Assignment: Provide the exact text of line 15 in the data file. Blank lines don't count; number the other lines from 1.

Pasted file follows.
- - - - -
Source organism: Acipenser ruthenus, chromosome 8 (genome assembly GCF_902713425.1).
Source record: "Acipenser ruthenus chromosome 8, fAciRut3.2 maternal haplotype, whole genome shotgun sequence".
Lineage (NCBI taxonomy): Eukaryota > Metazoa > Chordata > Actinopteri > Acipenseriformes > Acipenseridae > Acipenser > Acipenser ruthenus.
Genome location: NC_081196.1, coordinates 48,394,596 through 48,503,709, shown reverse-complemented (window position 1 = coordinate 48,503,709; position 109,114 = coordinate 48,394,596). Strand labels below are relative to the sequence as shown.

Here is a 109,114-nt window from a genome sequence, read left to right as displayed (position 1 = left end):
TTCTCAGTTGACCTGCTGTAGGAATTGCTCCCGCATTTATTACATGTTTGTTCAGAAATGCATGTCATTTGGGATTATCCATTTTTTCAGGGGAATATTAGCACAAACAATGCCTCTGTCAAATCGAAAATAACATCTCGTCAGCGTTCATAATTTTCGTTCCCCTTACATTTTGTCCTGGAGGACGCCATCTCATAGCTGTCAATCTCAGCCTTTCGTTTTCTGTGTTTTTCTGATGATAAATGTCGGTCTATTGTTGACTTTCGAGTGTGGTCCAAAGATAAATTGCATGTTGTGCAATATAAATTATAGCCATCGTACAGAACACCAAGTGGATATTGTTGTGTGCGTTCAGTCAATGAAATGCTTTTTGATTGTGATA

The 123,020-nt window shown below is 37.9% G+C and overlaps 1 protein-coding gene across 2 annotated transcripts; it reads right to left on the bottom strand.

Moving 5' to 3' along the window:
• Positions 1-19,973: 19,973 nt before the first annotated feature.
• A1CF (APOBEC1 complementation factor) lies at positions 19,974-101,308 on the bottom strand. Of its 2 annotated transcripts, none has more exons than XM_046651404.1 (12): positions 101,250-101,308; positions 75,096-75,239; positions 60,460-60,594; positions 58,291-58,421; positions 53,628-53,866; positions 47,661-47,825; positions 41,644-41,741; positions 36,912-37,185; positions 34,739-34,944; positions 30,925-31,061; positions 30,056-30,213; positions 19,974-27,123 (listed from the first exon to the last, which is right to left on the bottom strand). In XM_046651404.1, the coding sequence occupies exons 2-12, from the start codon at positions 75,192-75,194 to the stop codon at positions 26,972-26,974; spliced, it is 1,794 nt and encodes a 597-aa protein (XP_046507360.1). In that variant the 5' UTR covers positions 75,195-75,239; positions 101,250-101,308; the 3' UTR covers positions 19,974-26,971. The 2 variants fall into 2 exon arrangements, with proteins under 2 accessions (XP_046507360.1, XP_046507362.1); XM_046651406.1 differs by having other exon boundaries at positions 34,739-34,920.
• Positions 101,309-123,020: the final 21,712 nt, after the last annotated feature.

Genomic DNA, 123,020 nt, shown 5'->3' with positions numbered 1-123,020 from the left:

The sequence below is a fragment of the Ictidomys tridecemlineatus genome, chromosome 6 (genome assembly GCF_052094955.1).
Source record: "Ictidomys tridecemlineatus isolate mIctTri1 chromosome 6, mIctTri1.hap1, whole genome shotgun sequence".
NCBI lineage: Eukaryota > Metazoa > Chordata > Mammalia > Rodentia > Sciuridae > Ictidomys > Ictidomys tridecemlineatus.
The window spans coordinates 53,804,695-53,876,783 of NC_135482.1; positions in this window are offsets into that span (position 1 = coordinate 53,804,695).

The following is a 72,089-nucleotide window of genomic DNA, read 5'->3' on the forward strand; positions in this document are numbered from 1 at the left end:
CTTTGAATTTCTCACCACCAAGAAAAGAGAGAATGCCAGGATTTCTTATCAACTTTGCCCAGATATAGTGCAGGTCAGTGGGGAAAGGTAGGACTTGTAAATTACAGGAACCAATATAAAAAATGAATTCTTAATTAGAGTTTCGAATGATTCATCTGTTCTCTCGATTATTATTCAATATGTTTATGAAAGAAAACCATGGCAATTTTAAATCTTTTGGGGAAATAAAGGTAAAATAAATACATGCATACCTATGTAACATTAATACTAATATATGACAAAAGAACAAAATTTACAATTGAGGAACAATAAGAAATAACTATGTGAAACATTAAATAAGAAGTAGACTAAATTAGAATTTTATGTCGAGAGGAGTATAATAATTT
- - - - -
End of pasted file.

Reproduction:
NCBI lineage: Eukaryota > Metazoa > Chordata > Mammalia > Rodentia > Sciuridae > Ictidomys > Ictidomys tridecemlineatus.